Getting Small Shock From Household Electronics Cases (in Asia). Why? - Electrical - Page 2 - DIY Chatroom Home Improvement Forum

 DIY Chatroom Home Improvement Forum Getting small shock from household electronics cases (in Asia). Why?
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11-11-2009, 09:41 AM   #16
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>>see below
Quote:
 Originally Posted by scootley I connected one end of a wire to a water supply pipe. I connected the other end to one terminal of a small light bulb rated that said "12V 5W" on it. >>So the hot resistance of this lamp is (12^2)/5 = 29 ohms, and the cold resistance is 10x or 15x lower. It takes 400 mA to light. The light does not illuminate. >>So the current is less than 400 mA. With the light connected, I measured the AC voltage between the 2 terminals of the light, which reads 0V. >>see below Is this the measurement you were talking about? >>Yes
With a cold resistance of 3 ohms or less, and a shock current of ~1 mA you'd see 3 mV across this 12v bulb.

I would try a 120v incand.lamp of low wattage. The filament has a higher resistance.

Better yet, substitute a 1k, 1/4w or larger resistor for your body. If you read 1vac you've got your 1 mA shock current. If you read 10vac you've got 10 mA through this low value resistor.
Most people with a large contact area and dry skin will have a resistance of 1k to 6k.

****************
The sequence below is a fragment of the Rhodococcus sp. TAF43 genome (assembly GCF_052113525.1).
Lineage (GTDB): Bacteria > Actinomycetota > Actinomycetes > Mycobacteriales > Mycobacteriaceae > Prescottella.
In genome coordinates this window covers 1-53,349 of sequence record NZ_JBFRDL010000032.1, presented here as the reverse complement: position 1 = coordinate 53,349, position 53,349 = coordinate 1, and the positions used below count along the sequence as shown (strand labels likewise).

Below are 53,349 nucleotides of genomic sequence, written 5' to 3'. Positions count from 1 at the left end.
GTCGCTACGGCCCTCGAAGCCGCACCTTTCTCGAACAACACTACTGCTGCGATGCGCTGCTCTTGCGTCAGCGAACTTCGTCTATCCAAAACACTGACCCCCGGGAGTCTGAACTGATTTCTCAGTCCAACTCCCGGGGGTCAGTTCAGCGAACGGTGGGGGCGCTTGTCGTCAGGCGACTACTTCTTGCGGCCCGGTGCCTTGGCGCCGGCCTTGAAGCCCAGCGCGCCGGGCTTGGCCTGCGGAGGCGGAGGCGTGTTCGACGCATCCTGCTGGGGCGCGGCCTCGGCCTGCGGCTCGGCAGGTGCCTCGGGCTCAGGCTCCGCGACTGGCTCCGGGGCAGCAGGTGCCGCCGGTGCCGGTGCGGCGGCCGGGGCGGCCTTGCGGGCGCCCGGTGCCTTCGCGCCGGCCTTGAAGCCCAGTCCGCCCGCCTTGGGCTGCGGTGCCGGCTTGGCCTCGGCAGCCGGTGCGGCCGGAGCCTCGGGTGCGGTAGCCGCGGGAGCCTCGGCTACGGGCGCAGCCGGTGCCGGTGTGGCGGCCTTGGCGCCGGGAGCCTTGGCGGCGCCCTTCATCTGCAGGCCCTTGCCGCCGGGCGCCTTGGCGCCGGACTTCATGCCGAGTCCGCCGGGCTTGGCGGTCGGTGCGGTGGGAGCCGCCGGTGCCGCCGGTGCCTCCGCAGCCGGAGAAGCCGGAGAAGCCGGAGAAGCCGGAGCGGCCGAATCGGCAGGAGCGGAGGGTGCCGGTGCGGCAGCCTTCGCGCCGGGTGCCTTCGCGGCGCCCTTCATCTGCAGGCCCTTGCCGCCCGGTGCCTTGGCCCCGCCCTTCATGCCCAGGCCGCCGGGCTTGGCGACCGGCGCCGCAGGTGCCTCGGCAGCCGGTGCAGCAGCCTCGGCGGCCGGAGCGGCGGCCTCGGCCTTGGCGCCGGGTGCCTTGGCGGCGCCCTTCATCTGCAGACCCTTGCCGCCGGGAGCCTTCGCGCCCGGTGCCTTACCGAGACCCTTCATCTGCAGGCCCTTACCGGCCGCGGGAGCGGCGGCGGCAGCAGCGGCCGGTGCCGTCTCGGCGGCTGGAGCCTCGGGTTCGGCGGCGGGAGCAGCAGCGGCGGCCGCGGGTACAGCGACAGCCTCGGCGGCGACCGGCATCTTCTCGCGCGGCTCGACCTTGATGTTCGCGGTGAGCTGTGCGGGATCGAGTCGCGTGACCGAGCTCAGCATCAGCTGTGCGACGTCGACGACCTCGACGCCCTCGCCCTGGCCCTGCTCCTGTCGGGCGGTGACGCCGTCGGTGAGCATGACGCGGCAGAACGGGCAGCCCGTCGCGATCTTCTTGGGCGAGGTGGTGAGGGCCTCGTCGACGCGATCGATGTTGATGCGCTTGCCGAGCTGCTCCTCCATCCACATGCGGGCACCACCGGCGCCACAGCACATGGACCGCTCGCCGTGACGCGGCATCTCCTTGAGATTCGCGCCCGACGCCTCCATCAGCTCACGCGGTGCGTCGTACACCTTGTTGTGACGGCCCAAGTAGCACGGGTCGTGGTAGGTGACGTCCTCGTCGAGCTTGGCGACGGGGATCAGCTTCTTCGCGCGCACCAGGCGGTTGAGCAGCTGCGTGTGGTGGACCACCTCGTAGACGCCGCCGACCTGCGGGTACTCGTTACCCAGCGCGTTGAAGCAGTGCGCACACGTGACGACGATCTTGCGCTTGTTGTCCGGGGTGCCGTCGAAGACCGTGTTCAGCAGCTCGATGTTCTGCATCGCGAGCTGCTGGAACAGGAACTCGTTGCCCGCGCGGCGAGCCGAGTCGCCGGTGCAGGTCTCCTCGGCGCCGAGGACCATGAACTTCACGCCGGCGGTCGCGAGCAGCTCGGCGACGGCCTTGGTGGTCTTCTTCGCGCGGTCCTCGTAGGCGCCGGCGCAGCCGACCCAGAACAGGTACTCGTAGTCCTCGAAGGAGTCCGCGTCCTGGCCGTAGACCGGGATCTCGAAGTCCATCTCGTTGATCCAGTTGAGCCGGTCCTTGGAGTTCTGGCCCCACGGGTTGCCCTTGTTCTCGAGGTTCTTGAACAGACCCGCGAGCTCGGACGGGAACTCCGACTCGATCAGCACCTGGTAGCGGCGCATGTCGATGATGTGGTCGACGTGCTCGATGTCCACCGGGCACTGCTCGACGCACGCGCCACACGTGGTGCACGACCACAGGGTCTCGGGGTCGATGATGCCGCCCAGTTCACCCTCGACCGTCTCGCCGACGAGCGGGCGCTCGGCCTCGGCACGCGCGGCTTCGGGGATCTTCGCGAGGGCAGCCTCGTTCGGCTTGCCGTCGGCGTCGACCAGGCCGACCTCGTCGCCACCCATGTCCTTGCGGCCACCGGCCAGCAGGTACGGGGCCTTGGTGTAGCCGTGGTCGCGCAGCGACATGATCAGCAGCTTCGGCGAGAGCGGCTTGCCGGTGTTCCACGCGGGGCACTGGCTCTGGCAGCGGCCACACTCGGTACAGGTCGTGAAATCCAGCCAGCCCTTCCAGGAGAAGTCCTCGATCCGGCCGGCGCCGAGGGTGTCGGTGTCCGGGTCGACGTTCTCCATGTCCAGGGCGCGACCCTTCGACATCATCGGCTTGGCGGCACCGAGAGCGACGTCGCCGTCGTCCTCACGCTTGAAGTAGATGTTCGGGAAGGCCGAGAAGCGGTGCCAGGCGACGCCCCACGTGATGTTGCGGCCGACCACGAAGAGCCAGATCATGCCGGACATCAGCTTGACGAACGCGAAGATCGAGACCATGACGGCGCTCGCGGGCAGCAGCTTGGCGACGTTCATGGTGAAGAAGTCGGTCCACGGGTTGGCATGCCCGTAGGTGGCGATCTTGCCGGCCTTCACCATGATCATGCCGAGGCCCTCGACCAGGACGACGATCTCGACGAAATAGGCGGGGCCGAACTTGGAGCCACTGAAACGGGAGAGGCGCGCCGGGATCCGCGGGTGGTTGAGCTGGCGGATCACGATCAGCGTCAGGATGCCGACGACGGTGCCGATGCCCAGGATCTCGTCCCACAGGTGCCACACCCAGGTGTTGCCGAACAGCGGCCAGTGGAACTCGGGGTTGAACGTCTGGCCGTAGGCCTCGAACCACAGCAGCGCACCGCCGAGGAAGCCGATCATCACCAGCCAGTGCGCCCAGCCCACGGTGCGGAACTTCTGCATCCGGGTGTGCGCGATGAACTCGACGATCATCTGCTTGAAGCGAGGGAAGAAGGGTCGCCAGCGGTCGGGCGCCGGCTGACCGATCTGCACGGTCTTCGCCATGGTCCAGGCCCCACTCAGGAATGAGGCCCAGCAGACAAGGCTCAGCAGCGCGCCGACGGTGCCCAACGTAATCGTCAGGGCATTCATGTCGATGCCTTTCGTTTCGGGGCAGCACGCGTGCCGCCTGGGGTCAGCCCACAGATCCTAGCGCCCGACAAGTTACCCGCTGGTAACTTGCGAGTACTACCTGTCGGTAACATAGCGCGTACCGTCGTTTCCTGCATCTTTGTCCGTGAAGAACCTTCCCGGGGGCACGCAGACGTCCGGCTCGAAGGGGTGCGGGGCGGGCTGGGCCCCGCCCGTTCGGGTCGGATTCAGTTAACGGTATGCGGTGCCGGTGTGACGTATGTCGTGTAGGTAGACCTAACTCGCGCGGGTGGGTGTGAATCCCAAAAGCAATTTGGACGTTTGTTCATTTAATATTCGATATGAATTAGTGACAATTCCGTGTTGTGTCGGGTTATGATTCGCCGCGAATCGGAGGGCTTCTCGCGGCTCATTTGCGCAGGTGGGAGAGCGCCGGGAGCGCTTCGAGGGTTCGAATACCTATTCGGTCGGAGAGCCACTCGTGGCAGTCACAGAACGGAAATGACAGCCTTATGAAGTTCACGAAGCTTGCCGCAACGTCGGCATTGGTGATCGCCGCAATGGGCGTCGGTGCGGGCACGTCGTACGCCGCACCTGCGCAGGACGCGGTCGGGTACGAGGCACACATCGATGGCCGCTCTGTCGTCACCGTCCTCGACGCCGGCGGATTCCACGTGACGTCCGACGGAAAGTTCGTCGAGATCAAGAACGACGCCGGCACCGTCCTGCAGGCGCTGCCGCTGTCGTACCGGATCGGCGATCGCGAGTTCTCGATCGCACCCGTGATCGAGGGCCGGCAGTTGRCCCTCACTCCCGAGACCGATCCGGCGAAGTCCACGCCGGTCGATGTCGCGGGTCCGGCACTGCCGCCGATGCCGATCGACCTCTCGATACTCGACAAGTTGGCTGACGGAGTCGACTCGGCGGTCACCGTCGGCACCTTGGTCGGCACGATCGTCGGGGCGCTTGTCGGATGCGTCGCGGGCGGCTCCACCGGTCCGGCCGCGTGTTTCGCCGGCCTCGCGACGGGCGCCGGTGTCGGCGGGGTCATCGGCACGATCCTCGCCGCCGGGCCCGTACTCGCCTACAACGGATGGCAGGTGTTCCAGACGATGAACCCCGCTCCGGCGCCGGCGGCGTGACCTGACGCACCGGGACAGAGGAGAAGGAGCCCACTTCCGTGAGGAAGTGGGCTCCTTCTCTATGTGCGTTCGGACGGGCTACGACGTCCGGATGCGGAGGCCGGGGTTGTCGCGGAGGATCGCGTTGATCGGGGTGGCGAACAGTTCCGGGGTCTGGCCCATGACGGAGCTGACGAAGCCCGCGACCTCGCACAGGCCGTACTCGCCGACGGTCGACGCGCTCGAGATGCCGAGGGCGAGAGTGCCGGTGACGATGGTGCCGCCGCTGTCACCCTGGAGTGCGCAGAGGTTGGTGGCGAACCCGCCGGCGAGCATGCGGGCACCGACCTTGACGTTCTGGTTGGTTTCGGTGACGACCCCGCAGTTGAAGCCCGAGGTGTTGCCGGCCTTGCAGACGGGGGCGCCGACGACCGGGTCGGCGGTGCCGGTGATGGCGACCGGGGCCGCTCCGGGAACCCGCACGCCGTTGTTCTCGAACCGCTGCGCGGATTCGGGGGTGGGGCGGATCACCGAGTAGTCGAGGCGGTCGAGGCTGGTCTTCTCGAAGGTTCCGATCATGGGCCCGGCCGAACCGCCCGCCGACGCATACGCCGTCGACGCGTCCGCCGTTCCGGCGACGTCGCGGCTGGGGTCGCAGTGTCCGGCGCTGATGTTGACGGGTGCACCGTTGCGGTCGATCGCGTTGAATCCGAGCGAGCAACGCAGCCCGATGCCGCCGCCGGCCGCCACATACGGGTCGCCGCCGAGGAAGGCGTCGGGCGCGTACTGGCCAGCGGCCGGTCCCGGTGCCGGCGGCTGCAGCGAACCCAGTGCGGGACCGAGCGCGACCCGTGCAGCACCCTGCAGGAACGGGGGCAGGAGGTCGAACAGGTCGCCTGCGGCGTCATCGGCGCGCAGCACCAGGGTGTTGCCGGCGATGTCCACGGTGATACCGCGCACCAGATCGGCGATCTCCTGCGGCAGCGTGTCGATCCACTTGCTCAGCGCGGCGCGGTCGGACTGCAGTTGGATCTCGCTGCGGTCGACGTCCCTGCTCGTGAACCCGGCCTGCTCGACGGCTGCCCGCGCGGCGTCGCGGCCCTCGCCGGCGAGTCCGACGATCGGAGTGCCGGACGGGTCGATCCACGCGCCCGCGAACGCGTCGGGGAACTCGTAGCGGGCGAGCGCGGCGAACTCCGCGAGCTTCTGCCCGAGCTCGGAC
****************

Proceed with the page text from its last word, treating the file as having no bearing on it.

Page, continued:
http://bme.ccny.cuny.edu/faculty/mbi...tageReview.pdf

11-11-2009, 10:09 PM   #17
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Quote:
 Originally Posted by scootley I With the light connected, I measured the AC voltage between the 2 terminals of the light, which reads 0V. Is this the measurement you were talking about?
Yes. As you observed, connecting the light "drained" to ground the current that was giving shocks, and that current was very small given that the light did not come on. I would consider it safe to ground the equipment to a known ground (attach the wire directly, no light connected in between) and not worry about it any more.

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Last edited by AllanJ; 11-11-2009 at 10:12 PM.

 Tags enclosure , ground , polarized , shock

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